Embracing opportunity from the transistor to the world

"Ask questions, take risks, and make mistakes. Nobody will make you if you don’t."

UBC Computer Engineering student Fisher Xue smiles at the camera. He is centred with a building and greenery behind him.

Fisher Xue

  • Degree: Bachelor of Applied Science
  • Grad year: 2022
  • Program:
  • Campus: Vancouver

I am graduating from computer engineering this year having found an interest in computer architecture and machine learning. I grew up in Vancouver and attended high school on campus at the University Transition Program. 

Over the course of my degree, I worked as a research assistant with the ECE department here at UBC, as a performance modeling engineer at Intel, and as a researcher at Huawei Canada. I co-authored two conference papers: a poster at NeurIPS 2021 and a spotlight at ICLR 2022. I was a teaching assistant for five courses in the CPSC and CPEN departments at UBC and helped to organize events with UBC IEEE. In the fall, I will be moving to Cambridge to pursue a Ph.D. at MIT. 

Why did you choose to go into your field of study at UBC? 

Growing up, I read a lot of science fiction and played a lot of video games. While science fiction gave me a window into what could be achievable with technology, video games gave me the need to tinker with computers and helped to develop my passion for them. However, when applying to UBC, I had to make a choice between computer science in the Faculty of Science and computer engineering in the Faculty of Applied Science. In the end, the collaborative atmosphere and community offered by engineering pushed me toward computer engineering and I am grateful that it did. 

What has made your time at UBC memorable? 

As a teaching assistant for five courses over six semesters, I loved the opportunity to interact with other students through labs, tutorials, and office hours. Getting to work with students and professors from a wide range of backgrounds was an experience that taught me both how to overcome gaps in communication and how to accept when I don’t know something. Moreover, I got the chance to connect with many students and even ended up as classmates with some of them later on. 

What have you learned that is most valuable? 

Engineering relies on teamwork and communication to solve problems. Over the course of many group projects and collaborative work experiences, I learned how to recognize others’ strengths and weaknesses and realized that one person does not have to be perfect at everything for a group to succeed. In fact, a fresh perspective or an unusual idea was often the key to solving problems that I got stuck on.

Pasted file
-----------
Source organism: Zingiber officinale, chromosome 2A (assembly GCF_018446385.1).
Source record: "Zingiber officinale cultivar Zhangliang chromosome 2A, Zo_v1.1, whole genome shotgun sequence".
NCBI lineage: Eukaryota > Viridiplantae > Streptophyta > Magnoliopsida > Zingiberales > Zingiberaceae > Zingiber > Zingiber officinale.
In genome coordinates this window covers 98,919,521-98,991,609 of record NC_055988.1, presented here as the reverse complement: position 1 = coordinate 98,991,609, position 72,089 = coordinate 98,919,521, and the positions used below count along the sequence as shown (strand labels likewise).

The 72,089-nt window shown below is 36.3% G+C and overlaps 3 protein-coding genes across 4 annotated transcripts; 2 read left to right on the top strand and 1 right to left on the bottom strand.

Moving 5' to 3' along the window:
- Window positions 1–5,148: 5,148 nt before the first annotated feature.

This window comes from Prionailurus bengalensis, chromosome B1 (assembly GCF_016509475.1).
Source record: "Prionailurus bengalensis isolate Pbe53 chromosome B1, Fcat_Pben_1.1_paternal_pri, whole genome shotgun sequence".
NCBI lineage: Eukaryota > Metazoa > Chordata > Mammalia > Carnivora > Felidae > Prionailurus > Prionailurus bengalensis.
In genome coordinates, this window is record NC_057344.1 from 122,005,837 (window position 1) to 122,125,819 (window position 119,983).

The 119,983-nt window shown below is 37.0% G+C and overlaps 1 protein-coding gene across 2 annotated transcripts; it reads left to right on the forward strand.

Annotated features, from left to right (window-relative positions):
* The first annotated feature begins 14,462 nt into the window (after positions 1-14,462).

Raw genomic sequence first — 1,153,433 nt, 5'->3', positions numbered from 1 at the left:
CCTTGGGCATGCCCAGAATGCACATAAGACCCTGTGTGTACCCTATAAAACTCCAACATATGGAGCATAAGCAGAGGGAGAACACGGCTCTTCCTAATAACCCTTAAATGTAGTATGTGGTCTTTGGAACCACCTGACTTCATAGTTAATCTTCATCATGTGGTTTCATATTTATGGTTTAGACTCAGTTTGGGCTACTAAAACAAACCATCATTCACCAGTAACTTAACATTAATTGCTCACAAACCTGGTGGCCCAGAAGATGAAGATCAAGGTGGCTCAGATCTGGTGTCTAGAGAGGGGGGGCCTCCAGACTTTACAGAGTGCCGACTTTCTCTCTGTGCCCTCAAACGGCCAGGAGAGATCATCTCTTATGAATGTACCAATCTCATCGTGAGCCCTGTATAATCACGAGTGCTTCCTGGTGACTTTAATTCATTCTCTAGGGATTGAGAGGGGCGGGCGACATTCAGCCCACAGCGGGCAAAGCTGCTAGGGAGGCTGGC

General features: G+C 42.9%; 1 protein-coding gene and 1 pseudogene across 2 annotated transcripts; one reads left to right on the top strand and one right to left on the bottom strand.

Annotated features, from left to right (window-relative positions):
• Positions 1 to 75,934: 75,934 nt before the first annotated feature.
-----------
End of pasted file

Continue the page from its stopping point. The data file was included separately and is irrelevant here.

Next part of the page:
What advice would you give a student entering your degree program?

Take risks and do things outside of your comfort zone. UBC offers so many things to do and there’s very little to lose by taking a chance. Join a design team to work on something you have zero background in, organize events for the broader community, work in a research lab, become a TA, or take any of the countless opportunities available to you. Don’t be afraid of reaching out to people or asking questions and don’t be afraid of making mistakes. The person that cares the most about it is usually you.

How did your studies in the Faculty of Applied Science prepare you for the future of work?

While the Faculty of Applied Science has certainly educated me on computers, it has also taught me how to approach problems from an engineering perspective. Regardless of where the future goes, I will always have a passion for learning and will always have experience solving tough problems. I am excited to see what the future of work holds and how computing will fit into it.

Computer engineering co-op student at work

Computer Engineering

Computer engineers can change the world. Whether it is the systems that control our phones, cars, planes or robots — every automated device has a software or hardware engineer helping to create it. 

Computer Engineering

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